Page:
Why the James Webb Space Telescope Reflects the Spirit of the Season
The James Webb Space Telescope — the most powerful ever built — is scheduled to launch on Christmas morning. Webb will capture light that has been traveling through space for 13 billion years. If all goes to plan, the telescope will be responsible for images that show both the earliest events ever recorded (perhaps the birth of some of the first-ever stars) and of the farthest objects ever documented. But Webb isn’t just made to look as far as possible. When it trains its huge, gold-plated eye on other planets in the Milky Way, the data its spectrographs beam to Earth will tell scientists which, if any, of the rocky exoplanets in our cosmic neighborhood contain the chemical building blocks of life.
But none of this is a sure thing. Assuming Webb really does launch on Christmas morning (and that’s definitely not a safe assumption), the craft will spend six nail-biting months traveling nearly a million miles, cooling down, and unfolding its 21-foot-wide (2.4 meters) mirror and tennis-court-sized sunshield. There’s plenty of room for error, including 344 “single-point failures” that could seriously disrupt the mission before it really gets started.
To celebrate this highly anticipated launch, Interesting Engineering commissioned poet and science writer Krishna Sharma to place Webb in the broader context of human exploration and discovery.
‘Twas the Night before Christmas (Ode to James Webb)
‘Twas the night before Christmas, and all ‘round the globe,
Bated breath for the launch of a celestial probe.
A beryllium body with gold plated eyes,
Its name is James Webb, its dominion: the skies.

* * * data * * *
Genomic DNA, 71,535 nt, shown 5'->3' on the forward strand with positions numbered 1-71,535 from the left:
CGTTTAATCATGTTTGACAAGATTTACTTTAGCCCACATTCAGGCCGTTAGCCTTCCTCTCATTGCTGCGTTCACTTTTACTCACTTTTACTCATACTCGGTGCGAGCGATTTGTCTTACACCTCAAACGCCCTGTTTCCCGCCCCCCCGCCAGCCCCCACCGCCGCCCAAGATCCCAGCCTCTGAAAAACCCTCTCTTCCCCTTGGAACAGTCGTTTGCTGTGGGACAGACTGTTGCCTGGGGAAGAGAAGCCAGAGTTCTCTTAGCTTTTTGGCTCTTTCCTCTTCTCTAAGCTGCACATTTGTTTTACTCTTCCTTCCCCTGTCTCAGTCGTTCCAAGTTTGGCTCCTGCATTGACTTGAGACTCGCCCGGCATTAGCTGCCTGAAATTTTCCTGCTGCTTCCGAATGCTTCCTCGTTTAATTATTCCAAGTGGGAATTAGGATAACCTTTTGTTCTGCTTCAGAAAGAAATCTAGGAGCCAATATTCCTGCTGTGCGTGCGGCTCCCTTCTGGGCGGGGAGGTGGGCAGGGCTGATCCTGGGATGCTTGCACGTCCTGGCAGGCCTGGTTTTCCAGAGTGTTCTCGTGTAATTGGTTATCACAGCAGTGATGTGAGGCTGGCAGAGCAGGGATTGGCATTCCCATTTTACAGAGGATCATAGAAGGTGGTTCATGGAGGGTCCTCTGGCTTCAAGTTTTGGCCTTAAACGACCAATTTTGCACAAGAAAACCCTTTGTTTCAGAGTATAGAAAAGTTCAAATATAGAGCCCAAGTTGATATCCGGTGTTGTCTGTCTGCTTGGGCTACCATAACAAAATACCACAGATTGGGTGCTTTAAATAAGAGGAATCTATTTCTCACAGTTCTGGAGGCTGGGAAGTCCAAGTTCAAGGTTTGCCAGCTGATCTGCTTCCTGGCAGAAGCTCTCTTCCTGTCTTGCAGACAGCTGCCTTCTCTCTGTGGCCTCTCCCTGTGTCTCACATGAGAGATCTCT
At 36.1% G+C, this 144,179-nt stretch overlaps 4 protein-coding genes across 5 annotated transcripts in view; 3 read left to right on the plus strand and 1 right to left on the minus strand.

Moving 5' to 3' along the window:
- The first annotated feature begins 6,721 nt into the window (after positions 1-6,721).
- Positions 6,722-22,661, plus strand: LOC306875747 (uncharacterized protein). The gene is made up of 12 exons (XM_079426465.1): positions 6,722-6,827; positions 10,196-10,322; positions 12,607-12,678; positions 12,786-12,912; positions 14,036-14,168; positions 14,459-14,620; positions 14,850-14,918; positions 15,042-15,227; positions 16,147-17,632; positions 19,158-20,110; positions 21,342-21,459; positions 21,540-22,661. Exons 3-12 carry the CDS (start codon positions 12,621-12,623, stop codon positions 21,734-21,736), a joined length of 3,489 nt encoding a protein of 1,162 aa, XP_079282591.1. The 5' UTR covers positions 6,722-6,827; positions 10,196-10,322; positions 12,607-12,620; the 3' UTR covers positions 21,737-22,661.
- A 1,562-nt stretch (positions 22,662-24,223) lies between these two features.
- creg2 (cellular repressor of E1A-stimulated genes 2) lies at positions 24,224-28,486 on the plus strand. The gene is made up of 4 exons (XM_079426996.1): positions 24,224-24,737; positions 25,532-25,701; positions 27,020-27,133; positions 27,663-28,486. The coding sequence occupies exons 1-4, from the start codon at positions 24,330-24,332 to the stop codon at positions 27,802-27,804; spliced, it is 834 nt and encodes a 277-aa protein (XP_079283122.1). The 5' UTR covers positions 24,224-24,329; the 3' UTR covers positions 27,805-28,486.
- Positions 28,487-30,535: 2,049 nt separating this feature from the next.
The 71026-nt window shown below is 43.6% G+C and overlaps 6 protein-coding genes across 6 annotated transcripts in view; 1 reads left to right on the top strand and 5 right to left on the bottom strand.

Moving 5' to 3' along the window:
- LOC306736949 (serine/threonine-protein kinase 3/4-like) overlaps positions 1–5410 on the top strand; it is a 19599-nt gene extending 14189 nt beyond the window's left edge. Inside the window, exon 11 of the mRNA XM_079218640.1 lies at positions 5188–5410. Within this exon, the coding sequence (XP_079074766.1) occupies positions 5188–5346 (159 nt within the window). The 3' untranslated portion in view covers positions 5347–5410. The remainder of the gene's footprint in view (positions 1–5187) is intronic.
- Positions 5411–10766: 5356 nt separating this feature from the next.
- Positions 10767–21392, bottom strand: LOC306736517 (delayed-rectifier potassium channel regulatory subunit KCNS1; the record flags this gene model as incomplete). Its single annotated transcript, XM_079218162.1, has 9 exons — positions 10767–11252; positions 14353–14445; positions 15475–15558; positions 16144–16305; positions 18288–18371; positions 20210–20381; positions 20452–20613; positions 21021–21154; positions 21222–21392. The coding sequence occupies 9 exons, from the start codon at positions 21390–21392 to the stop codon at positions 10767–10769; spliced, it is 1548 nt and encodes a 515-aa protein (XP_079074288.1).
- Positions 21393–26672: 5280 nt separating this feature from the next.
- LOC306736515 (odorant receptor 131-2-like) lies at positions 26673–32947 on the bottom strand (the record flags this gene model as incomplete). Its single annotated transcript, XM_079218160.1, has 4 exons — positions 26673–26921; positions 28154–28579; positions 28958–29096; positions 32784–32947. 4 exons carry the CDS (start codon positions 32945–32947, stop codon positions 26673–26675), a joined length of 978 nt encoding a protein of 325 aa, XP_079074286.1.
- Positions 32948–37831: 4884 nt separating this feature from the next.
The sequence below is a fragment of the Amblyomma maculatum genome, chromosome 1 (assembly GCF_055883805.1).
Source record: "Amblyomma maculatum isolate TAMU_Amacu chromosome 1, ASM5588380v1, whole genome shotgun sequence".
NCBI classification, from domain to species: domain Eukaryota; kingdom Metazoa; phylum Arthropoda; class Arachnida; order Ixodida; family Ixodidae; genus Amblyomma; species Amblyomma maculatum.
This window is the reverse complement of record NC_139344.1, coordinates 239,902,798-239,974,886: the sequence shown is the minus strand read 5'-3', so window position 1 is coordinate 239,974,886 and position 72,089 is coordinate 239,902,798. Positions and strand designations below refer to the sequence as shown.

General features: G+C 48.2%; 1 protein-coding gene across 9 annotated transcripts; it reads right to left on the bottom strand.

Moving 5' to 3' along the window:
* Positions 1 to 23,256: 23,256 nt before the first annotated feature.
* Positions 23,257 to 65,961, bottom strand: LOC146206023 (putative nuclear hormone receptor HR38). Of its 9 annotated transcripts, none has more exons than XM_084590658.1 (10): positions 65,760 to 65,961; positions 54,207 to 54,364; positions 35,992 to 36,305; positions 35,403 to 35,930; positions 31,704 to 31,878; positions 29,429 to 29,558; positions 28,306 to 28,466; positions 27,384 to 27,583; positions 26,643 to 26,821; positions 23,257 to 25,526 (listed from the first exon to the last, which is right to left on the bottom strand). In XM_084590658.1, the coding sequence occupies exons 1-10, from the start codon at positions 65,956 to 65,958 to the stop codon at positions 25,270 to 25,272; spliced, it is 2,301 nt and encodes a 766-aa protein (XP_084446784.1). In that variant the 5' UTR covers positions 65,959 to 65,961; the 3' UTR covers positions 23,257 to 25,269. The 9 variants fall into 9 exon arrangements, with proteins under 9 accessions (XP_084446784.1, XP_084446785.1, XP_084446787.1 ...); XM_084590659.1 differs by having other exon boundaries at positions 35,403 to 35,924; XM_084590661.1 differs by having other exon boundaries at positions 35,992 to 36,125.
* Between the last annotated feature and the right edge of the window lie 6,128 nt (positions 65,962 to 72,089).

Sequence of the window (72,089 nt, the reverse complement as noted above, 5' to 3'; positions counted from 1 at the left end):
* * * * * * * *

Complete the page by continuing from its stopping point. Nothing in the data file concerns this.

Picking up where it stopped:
The stars have all witnessed our great transformation,
From painting in caves to erecting space stations.
How did we get here? From fire-less days,
To engines of steel setting jet fuel ablaze?
From when humans first walked we’ve admired the sky,
To navigate seas or to simply ask “Why?”
Or to measure the time as the moon flows through phases.
From waxing to waning, we followed its traces.
Our history’s rooted in stargazers screaming:
"Look up, at the unrivaled splendor of evening!"
Then passion for stargazing turned into science,
When scholars of old tracked the movements of giants.
The Persians wrote texts with mathematical scripture,
Foundational texts that would fill the big picture.
And Renaissance scholars had theorized and pondered
On how the Earth rotated, wobbled, and wandered.
The creation of glass curved precisely for light
Passing through to put things far away in our sight
Was the closest we came to the surface of Venus
Or seeing what oddities orbit between us.
Now centuries later, we’ve mastered the atom,
Ingenious designs early man couldn’t fathom.
But the vision of old still remains deeply ours:
To explore the enigma of planets and stars.
From whence did we come and to where shall we go?
Our desire, our passion: to research, to know.
Thirty years in the making, this new telescope,
Generations have strived for this vessel of hope.
See it pierce through the atmosphere, optics all gleaming,
A cathedral for stargazing, physics, and dreaming.
To peer back in time, yes it’s fully prepared,
Especially since that one cable’s repaired.
A minor new setback, another delay.
We'll hopefully watch you ascend Christmas day!
Then for 29 days you'll unfurl on your own
And fly to your one million mile-away home.
Aluminum, glass, carbon fiber, and steel,
We’ll perceive cosmic whispers, the past is revealed.
And we’ll pick up the waves from when light was first birthed,
Which have crossed galaxies now to end up near Earth.
Infrared secrets will soon be decoded.
Can we parse when the first of the stars had exploded?
We’ll try. Scientists come from dozens of nations,
To help you, James Webb, find our cosmic creation.
Dr. Brad Tucker was the first expert on the scene after two farmers found pieces of space debris, now known to have come from SpaceX's Crew-1 mission.